Ellie Bleach brings together the sleaze and glamour of modern living on ‘Doing Really Well, Thanks’.

With irony at each turn, Bleach makes a musical out of the chaotic and circus-esque nature of modern life and big city living.

Words: Lloyd Bolton | Photo: Brennan Bucannan

Doing Really Well, Thanks, the latest single from Ellie Bleach makes a musical out of the chaos of modern city life. She draws together its sleaze, glamour and artifice to frame the travails of her central character, who appears at once vulnerable and instinctively cynical, doing her best to stay afloat in this world. The track is perhaps Bleach’s most accomplished to date, with a more developed pop sound matching her consistently inventive songwriting.

The opening moves masterfully through images and ideas. As we switch from the speaker’s parents’ house to the tube, the image of the ‘hall of mirrors’ brings out the circus quality of the song, which fits the smiling, manic piano line. It prepares our subconscious for the surreal and perfect association of commuters in suits with ‘restaurant bread’. As the track settles into its overlapping refrains, the grandeur of its setting with its ‘spiral staircase’ and ‘chandelier’ is anchored in the showtune style in which these things are presented.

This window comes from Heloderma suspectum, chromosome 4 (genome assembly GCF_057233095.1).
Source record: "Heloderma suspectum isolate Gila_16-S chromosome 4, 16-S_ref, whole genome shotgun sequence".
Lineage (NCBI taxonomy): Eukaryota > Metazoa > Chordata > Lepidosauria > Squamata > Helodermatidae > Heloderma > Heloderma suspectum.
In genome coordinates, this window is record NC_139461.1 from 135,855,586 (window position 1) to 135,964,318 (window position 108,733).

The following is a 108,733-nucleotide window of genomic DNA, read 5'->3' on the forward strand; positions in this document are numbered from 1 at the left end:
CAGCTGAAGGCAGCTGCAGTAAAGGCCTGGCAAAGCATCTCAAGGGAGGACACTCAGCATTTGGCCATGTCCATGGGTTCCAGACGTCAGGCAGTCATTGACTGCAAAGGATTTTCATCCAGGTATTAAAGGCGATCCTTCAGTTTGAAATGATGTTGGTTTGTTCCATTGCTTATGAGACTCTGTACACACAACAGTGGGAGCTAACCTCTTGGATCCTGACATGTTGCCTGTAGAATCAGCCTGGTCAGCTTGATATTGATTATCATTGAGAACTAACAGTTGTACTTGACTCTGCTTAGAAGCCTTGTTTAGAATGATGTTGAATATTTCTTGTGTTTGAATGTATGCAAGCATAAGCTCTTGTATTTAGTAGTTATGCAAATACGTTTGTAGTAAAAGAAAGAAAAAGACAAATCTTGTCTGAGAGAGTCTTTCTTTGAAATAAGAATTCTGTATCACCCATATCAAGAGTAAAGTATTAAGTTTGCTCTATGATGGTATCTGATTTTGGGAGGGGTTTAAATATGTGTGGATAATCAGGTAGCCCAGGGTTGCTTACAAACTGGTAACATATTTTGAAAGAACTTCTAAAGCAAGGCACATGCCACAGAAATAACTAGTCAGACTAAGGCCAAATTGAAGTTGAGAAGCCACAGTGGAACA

While earlier releases like Jackie O and Leave Me Alone have offered equally brilliant turns of phrase and manipulations of ideas, they have been presented via a more spartan sound. This song, along with 2020’s He Bought Me Nikes, builds on the pop leanings of Bleach’s melodies to dress her fantastic lyricism in an appropriately full sound, a shift similar to that found on recent singles by smart-pop peer Platonica Erotica. Without wanting to pun on the ironic appropriacy of its title to the creative project, Doing Really Well, Thanks is the best of all that has been implied in Ellie Bleach’s existing catalogue. It cements her transition from witty bedroom songwriter to the complete package, a towering pop music force that you cannot afford to ignore. Doing Really Well, Thanks arrives via Sad Club Records.